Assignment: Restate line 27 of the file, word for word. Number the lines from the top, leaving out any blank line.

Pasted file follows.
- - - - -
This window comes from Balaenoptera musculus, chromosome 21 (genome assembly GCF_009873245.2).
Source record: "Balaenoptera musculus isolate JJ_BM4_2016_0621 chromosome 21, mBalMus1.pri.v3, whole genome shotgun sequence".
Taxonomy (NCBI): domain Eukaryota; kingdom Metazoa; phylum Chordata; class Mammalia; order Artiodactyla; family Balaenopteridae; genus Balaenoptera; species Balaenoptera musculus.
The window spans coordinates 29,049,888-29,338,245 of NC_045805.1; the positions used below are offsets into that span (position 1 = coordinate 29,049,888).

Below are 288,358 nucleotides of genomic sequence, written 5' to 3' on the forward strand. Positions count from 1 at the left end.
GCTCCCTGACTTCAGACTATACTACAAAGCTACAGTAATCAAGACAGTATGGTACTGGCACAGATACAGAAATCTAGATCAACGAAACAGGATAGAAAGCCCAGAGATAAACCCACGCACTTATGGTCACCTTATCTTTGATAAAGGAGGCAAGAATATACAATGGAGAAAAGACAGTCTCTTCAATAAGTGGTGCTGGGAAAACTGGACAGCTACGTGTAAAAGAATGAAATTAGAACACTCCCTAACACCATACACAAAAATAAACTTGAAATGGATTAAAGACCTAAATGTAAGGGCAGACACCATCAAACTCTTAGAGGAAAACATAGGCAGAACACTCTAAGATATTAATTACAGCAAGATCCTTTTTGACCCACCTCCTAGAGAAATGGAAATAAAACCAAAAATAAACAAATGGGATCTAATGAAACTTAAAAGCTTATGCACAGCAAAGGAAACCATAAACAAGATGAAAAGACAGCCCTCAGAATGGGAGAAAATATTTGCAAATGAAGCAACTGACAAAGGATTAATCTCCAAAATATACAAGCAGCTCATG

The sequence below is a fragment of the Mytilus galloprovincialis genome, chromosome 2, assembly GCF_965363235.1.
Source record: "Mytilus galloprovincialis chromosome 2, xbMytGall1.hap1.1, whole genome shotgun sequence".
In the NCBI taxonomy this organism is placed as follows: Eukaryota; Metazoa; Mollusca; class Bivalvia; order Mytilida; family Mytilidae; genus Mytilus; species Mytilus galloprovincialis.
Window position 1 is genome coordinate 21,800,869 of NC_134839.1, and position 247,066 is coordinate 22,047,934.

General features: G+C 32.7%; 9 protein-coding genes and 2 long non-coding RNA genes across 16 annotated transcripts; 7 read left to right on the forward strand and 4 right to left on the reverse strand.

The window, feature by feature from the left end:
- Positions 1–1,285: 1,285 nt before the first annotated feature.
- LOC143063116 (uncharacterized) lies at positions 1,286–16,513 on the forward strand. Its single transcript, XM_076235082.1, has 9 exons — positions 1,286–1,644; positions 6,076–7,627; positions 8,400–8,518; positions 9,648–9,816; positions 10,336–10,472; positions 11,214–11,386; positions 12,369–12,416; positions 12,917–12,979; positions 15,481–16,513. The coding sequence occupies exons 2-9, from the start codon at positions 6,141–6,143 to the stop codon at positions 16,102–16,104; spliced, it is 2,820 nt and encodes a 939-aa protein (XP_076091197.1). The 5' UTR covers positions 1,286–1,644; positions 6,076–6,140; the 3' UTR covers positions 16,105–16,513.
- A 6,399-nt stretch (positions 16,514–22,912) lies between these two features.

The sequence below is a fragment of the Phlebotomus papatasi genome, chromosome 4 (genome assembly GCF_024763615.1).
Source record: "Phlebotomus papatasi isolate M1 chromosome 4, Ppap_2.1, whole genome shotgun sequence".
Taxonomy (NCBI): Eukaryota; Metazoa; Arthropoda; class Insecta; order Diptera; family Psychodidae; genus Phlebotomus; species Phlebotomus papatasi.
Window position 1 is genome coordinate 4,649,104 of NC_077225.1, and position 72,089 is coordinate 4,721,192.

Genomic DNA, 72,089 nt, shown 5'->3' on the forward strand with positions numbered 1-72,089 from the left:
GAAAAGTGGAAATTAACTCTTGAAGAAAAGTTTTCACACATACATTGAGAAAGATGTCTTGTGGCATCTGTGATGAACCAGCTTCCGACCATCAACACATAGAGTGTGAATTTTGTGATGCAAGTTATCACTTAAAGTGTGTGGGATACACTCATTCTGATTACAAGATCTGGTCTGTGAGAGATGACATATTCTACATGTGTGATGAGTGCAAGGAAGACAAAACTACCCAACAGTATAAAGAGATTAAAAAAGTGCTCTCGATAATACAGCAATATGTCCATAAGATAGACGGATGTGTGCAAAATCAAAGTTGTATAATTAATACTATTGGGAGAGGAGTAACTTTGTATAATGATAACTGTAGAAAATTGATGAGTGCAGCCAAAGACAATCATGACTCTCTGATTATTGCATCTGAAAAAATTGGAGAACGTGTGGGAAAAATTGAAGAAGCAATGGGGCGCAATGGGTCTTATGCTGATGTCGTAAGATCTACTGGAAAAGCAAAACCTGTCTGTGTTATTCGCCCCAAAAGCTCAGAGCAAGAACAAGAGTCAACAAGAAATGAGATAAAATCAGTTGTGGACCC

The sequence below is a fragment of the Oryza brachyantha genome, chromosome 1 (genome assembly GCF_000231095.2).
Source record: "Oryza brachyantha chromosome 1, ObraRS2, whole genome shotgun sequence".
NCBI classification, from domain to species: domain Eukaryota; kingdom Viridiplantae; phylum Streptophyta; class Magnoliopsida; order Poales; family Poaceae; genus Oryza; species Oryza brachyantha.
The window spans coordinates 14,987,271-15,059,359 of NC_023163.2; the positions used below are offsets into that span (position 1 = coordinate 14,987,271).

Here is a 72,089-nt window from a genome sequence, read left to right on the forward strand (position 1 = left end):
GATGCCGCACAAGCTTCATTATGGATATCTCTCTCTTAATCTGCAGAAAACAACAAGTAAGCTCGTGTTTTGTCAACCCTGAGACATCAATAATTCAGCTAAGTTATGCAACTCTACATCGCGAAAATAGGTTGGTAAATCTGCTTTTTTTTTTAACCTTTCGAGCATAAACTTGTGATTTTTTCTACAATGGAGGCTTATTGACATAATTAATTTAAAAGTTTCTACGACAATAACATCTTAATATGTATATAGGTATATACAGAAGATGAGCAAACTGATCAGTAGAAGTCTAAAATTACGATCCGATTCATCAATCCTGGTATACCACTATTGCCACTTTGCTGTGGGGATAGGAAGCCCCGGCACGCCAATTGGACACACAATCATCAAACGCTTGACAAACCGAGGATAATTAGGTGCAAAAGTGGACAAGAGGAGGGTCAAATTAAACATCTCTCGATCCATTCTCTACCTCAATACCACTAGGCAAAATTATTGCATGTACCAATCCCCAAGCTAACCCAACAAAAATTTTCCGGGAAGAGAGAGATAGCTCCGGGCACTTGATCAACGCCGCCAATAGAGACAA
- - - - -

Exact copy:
GATGCCGCACAAGCTTCATTATGGATATCTCTCTCTTAATCTGCAGAAAACAACAAGTAAGCTCGTGTTTTGTCAACCCTGAGACATCAATAATTCAGCTAAGTTATGCAACTCTACATCGCGAAAATAGGTTGGTAAATCTGCTTTTTTTTTTAACCTTTCGAGCATAAACTTGTGATTTTTTCTACAATGGAGGCTTATTGACATAATTAATTTAAAAGTTTCTACGACAATAACATCTTAATATGTATATAGGTATATACAGAAGATGAGCAAACTGATCAGTAGAAGTCTAAAATTACGATCCGATTCATCAATCCTGGTATACCACTATTGCCACTTTGCTGTGGGGATAGGAAGCCCCGGCACGCCAATTGGACACACAATCATCAAACGCTTGACAAACCGAGGATAATTAGGTGCAAAAGTGGACAAGAGGAGGGTCAAATTAAACATCTCTCGATCCATTCTCTACCTCAATACCACTAGGCAAAATTATTGCATGTACCAATCCCCAAGCTAACCCAACAAAAATTTTCCGGGAAGAGAGAGATAGCTCCGGGCACTTGATCAACGCCGCCAATAGAGACAA